The show has needed to bring the problems between Margot and Allie to light for a while now and A Rag, a Bone a Hank of Hair gets there even if it’s not done in the most convincing ways. Margot using Dina to essentially manipulate Alfonso shows just that she’s as cruel as Allie is – especially when calling up the FBI – who tell her that Allie isn’t enough for them – and a reminder that she used to be an activist, too – it wasn’t just Allie that was the one in trouble with the government. Margot has blood on her hands too. Dina and Alfonso get some quality time together – Alfonso’s joke about Transformers: Age of Extinction grounded The Mosquito Coast in a sense of place; and the beautifully shot cave cinema sounds like something where I’d love to watch a movie at.

William Lee is doing his own side things too – investigating the criminal underworld and further advancing his quest. It’s a plot that’s surely building towards another showdown with the Foxes. Charlie has a question of his own that brings him into contact briefly with the outside world; his discovery of nature and life prompts him to square of with some hunters who chase him through the woods. They know that Charlie is there now and what’s more is that cameras have been set-up in the woods – which he points out to Allie, who tells him to keep quiet about that for now. The chances of people connecting the dots between Charlie and a murder on the other side of the world are second to none, Allie says.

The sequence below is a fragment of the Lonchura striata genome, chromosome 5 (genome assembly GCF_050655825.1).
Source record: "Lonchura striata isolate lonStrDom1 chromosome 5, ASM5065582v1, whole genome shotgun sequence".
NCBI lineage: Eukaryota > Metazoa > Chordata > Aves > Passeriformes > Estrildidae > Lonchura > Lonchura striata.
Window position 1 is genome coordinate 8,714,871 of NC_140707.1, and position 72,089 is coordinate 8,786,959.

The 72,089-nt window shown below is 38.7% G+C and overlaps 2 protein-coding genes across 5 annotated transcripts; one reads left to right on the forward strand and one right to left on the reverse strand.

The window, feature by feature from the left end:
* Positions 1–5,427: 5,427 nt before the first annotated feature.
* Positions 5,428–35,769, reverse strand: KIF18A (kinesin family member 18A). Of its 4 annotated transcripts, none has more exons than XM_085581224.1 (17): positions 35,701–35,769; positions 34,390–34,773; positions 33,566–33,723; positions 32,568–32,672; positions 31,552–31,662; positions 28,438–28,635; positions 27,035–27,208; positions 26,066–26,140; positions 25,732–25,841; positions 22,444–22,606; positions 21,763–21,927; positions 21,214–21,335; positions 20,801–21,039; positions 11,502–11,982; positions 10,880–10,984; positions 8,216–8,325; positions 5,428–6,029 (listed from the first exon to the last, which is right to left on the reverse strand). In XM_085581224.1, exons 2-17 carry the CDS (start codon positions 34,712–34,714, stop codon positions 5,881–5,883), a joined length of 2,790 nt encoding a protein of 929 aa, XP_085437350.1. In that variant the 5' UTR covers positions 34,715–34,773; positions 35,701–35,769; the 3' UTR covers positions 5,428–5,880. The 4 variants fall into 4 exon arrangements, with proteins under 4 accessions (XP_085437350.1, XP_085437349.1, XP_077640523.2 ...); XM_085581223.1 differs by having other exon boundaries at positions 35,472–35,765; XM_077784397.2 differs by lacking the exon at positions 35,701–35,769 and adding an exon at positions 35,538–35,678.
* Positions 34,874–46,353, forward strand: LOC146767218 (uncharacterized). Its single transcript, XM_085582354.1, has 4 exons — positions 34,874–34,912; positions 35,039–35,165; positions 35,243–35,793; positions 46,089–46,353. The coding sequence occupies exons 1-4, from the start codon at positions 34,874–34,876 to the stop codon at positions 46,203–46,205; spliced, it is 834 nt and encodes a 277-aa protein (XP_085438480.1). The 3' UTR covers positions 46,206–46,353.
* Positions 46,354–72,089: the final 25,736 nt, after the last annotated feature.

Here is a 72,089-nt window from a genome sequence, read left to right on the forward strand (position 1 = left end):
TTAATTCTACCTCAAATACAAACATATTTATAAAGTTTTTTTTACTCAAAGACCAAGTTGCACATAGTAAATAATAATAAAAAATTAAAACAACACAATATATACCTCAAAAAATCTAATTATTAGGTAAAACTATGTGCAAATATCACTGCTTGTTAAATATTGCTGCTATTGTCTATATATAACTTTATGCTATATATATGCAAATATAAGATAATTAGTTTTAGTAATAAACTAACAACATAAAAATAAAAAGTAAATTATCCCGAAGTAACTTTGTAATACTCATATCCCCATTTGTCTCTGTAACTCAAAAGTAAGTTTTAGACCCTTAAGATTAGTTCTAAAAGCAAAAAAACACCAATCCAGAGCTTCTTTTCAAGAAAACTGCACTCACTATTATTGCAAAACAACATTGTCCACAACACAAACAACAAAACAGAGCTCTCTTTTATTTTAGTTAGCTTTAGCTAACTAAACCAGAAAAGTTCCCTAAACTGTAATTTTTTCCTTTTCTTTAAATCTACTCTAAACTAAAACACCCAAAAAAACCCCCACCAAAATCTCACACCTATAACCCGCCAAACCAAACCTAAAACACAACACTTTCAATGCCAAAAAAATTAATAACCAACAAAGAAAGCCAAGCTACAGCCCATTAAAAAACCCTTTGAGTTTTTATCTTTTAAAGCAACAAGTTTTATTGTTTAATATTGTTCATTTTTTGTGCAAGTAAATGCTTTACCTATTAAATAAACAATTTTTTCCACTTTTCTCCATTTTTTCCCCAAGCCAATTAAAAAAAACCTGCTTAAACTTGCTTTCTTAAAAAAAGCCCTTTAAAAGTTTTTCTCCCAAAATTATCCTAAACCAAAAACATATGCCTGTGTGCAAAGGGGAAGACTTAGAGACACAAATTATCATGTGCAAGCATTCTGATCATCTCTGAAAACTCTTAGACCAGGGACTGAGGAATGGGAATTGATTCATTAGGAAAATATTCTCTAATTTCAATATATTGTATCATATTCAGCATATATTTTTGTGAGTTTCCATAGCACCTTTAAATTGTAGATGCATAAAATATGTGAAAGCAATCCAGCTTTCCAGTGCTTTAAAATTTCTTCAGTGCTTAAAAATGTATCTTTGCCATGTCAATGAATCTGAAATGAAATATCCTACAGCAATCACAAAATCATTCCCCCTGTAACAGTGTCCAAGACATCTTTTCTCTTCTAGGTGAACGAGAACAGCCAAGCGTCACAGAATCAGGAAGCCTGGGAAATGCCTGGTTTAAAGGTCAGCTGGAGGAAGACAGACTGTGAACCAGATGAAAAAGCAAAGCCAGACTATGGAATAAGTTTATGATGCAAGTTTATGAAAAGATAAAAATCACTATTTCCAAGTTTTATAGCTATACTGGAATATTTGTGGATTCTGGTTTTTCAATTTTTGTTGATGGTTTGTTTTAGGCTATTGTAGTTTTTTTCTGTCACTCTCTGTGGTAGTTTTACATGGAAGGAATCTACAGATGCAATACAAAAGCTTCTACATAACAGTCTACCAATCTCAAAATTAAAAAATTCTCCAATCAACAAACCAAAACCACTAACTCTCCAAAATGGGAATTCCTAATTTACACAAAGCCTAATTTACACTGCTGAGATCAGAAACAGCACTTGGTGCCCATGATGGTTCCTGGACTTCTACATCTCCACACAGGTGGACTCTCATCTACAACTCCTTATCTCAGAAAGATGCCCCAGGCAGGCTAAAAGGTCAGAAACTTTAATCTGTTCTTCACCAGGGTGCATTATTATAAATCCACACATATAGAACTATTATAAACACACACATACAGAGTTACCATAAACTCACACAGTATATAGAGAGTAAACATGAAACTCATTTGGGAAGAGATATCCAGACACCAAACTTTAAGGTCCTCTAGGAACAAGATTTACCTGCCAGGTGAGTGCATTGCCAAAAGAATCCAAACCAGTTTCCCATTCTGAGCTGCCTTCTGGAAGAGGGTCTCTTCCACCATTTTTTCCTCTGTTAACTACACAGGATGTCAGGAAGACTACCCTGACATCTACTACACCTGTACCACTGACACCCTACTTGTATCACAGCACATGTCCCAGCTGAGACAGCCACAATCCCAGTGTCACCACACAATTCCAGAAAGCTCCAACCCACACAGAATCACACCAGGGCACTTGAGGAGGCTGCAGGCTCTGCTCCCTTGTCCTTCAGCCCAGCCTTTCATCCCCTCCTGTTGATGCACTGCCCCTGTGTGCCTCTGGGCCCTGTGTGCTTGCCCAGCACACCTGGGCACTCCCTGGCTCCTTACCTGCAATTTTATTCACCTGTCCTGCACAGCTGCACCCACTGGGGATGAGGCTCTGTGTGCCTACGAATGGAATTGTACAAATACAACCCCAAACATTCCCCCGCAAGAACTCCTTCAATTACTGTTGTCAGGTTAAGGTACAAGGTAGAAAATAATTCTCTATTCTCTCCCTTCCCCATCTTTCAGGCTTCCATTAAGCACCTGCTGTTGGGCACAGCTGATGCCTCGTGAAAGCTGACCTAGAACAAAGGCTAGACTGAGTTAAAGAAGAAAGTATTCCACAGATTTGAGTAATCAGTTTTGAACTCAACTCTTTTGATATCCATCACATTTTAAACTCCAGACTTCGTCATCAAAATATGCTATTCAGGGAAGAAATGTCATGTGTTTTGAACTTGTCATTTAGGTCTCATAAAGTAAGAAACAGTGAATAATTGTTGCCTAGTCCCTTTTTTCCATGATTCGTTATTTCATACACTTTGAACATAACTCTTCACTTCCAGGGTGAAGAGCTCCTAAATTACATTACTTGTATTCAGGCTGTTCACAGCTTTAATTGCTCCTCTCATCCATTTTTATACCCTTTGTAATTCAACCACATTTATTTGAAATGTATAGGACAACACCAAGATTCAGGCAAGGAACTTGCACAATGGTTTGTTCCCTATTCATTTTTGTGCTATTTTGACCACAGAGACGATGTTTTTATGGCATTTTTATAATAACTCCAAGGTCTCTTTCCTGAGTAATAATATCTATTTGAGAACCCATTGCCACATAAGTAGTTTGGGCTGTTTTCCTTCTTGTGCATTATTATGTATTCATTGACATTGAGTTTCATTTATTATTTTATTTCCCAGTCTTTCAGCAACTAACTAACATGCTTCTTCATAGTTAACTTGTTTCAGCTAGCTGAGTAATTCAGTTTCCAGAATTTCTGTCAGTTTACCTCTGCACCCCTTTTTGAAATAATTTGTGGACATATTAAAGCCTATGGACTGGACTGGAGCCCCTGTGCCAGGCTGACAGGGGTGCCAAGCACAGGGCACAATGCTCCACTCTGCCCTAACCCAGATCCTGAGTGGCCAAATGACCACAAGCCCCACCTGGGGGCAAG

But as we’ve seen The Mosquito Coast has its fair share of coincidences, and something has to happen fairly soon to give this show the spark of life that it needs – and four episodes into the second series, still is struggling to find. But then should we have expected a faster pace? The first series gave it a slow burn that kept it closed off. We’ll see where that leads.